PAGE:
- Once the index lookup is complete-- if the information has not been seen before, it's added to the index. If it has been seen, the system makes an asynchronous callback to the vendor's system providing a 'duplicate advisory' or a 'deduplication notification' - e.g. the data that was just stored in block X was previously stored in block Y or file A in this offset is also stored in this location. It is then the responsibility of the storage vendor's stack to free up the duplicate space and make it available to the pool as free space. Permabit claims this is a 'lightweight' integration exercise with a weeks or months effort.
Figure 2 shows the deployment options for Albireo. There are three deployment options for the technology that span inline, parallel, and post-process. The parallel and the post-process implementations have no performance impact; inline deployment will create some latency on each request, which Permabit and its OEMs will attempt to mask with parallelism.
Changing Storage Optimization Landscape
Storage optimization technologies generally and specifically data deduplication and compression are moving to primary storage. Key considerations as to where these technologies apply include use case, performance, costs, and effectiveness. Wikibon has developed the concept of CORE - Capacity Optimization Ration Effectiveness to assess the business value of optimization solutions. Our preliminary take on CORE as applied to primary storage optimization was published last quarter; where we concluded for primary storage - speed is critical. We received significant feedback suggesting: 1) CORE is highly dependent on use case and data type; 2) the methodology over-weights performance and 3) we need to better account for read:write ratios in our assumptions.
Albireo has advanced our thinking on CORE in a number of ways, which were brought out in community comments. Specifically, the flexibility to support multiple use cases has clear value, and we have not explicitly accounted for that in CORE. Storwize, for example, scored very well in CORE because it has very low latency in primary storage use cases. However there are other values that Albireo brings that we must assess in addition to latency; not the least of which is the flexibility and embedded nature of the product. As well, the cost of products like Albireo and NetApp Deduplication are 'fuzzy' because they may not be charged for explicitly. Our intent is to run Albireo through CORE once we have had an opportunity to further assess performance overheads, costs, likely deduplication ratios and use cases.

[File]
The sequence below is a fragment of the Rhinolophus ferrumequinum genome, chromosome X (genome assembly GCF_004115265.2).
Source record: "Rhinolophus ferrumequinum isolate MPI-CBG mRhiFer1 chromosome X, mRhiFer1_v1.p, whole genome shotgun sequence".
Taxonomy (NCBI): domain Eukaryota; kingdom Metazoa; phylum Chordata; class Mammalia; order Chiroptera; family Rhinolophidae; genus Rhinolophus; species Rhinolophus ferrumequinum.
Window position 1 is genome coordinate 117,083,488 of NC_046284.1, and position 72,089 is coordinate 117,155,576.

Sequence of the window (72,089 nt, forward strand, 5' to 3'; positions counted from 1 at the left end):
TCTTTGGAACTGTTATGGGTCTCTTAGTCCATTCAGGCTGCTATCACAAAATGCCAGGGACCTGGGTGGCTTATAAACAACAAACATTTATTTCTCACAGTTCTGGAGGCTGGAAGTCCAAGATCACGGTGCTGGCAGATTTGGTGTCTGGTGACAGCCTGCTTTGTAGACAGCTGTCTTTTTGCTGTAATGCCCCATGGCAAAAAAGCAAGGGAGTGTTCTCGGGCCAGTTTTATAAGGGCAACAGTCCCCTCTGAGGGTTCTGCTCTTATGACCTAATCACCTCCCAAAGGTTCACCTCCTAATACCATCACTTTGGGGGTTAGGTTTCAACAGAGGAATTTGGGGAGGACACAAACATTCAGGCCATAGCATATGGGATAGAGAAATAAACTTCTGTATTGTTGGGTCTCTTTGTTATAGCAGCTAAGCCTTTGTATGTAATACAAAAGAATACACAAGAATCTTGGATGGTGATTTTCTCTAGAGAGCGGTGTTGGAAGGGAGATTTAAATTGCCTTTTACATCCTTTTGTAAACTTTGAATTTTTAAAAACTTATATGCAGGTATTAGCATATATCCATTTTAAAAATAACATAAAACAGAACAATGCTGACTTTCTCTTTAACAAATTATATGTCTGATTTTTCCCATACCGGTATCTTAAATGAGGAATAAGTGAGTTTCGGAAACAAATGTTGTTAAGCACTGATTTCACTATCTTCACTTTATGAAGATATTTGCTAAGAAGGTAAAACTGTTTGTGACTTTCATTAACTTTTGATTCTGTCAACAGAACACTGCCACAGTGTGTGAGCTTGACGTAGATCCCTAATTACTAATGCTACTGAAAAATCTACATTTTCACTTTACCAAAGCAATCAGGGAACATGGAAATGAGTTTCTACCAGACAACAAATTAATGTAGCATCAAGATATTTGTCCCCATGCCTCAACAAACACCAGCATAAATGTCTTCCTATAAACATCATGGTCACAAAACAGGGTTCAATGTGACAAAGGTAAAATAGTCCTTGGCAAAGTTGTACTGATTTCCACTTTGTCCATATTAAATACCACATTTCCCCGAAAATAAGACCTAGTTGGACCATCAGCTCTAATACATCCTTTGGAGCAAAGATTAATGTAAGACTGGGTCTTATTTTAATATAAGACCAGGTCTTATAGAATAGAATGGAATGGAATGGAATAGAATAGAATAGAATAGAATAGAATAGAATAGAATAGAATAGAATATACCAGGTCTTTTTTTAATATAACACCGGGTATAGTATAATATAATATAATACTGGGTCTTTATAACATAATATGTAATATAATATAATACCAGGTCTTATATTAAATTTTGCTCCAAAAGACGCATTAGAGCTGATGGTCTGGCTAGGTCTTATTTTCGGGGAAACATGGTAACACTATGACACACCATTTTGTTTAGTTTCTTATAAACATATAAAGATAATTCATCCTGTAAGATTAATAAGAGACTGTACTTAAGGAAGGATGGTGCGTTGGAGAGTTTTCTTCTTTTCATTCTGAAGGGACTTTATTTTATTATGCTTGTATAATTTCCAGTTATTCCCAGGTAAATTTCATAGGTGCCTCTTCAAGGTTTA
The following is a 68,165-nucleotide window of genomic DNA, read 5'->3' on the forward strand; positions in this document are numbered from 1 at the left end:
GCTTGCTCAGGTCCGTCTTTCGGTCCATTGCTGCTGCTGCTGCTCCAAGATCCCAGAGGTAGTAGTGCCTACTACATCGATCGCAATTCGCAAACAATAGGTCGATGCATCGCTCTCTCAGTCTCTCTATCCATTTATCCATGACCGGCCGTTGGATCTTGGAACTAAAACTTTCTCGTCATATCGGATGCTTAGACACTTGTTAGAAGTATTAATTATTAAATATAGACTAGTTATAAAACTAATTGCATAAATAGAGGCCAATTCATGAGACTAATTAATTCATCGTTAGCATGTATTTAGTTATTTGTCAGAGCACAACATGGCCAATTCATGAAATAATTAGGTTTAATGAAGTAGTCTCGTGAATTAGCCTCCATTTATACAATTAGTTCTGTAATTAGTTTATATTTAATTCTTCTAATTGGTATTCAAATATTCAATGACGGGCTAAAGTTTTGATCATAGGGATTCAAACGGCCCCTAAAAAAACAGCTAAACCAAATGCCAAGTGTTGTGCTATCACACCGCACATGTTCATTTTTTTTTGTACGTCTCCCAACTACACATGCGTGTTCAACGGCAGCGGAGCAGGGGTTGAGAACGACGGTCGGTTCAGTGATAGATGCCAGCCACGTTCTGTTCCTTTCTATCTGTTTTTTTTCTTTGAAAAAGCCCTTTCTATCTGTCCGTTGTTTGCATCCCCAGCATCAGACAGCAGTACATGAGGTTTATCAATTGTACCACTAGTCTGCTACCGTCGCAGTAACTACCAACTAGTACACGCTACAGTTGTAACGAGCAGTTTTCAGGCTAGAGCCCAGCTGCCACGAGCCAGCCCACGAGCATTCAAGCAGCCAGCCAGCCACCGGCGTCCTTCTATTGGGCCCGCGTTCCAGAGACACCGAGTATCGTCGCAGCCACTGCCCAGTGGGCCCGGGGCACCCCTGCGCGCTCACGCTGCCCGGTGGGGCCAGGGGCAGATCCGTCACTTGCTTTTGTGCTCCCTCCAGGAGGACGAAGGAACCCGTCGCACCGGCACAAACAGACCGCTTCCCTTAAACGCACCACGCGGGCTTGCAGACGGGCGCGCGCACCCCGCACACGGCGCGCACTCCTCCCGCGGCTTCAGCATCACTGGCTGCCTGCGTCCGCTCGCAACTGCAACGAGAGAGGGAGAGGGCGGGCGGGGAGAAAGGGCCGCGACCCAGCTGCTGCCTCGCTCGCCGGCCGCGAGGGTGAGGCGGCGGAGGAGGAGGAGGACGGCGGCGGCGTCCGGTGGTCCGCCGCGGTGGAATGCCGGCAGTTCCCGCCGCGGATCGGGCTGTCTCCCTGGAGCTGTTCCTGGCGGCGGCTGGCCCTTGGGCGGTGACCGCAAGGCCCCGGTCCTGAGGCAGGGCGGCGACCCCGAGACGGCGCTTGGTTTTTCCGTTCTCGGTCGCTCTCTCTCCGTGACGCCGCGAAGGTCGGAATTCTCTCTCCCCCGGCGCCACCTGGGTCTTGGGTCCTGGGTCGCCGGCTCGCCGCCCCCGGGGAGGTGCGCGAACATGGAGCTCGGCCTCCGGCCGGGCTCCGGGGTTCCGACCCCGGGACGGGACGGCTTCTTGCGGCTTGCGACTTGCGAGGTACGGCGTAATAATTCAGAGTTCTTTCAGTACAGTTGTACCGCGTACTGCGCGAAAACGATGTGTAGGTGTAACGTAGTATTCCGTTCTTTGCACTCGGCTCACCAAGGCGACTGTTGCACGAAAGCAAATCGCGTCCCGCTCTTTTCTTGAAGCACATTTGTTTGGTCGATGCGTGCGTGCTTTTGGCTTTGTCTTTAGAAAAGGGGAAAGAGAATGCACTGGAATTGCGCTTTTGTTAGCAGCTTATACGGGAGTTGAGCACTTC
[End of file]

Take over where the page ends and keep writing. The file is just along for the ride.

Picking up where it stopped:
On balance, the Wikibon community was in agreement on the call that storage optimization function will increasingly become embedded as a feature of arrays. Albireo's ability to support block, file and object-- unified storage essentially-- is unique in the market and also adds business value to OEMs looking for flexibility. The keys to Albireo as we see them are: 1) the software-based model and 2) its proprietary indexing scheme. The next key for Permabit is to announce customers which it expects to do in the second half of 2010.
Action Item: Primary storage optimization has been popularized by NetApp's Deduplication and has given the company a strategic advantage relative to other array suppliers-- making deduplication a standard feature set of arrays. Products like Permabit's Albireo pivot off this trend and represent the next generation deployment model for storage optimization in primary systems. CIOs should expect this capability to be a fundamental offering of primary storage systems and push vendors to demonstrate a roadmap where data reduction IP can reside throughout the storage stack without disruption.